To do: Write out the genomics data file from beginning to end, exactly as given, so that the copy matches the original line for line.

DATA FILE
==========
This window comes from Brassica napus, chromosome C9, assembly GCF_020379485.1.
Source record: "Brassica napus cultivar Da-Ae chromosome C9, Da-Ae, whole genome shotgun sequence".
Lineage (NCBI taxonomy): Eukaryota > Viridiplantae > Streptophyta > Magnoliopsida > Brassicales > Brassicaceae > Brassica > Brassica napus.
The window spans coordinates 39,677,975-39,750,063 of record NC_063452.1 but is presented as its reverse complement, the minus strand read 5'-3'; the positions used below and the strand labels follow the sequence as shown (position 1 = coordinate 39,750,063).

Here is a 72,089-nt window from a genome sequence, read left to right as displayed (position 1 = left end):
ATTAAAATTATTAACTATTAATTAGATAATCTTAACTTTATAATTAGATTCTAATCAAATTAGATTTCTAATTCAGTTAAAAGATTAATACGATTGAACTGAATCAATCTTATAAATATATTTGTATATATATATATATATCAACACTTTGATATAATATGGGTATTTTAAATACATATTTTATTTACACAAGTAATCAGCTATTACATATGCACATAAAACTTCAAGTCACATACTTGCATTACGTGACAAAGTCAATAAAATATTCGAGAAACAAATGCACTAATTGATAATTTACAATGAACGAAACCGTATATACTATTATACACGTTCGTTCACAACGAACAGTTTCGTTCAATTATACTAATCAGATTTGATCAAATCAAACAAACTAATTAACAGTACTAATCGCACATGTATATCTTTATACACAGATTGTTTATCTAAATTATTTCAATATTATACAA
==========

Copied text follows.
This window comes from Brassica napus, chromosome C9, assembly GCF_020379485.1.
Source record: "Brassica napus cultivar Da-Ae chromosome C9, Da-Ae, whole genome shotgun sequence".
Lineage (NCBI taxonomy): Eukaryota > Viridiplantae > Streptophyta > Magnoliopsida > Brassicales > Brassicaceae > Brassica > Brassica napus.
The window spans coordinates 39,677,975-39,750,063 of record NC_063452.1 but is presented as its reverse complement, the minus strand read 5'-3'; the positions used below and the strand labels follow the sequence as shown (position 1 = coordinate 39,750,063).

Here is a 72,089-nt window from a genome sequence, read left to right as displayed (position 1 = left end):
ATTAAAATTATTAACTATTAATTAGATAATCTTAACTTTATAATTAGATTCTAATCAAATTAGATTTCTAATTCAGTTAAAAGATTAATACGATTGAACTGAATCAATCTTATAAATATATTTGTATATATATATATATATCAACACTTTGATATAATATGGGTATTTTAAATACATATTTTATTTACACAAGTAATCAGCTATTACATATGCACATAAAACTTCAAGTCACATACTTGCATTACGTGACAAAGTCAATAAAATATTCGAGAAACAAATGCACTAATTGATAATTTACAATGAACGAAACCGTATATACTATTATACACGTTCGTTCACAACGAACAGTTTCGTTCAATTATACTAATCAGATTTGATCAAATCAAACAAACTAATTAACAGTACTAATCGCACATGTATATCTTTATACACAGATTGTTTATCTAAATTATTTCAATATTATACAA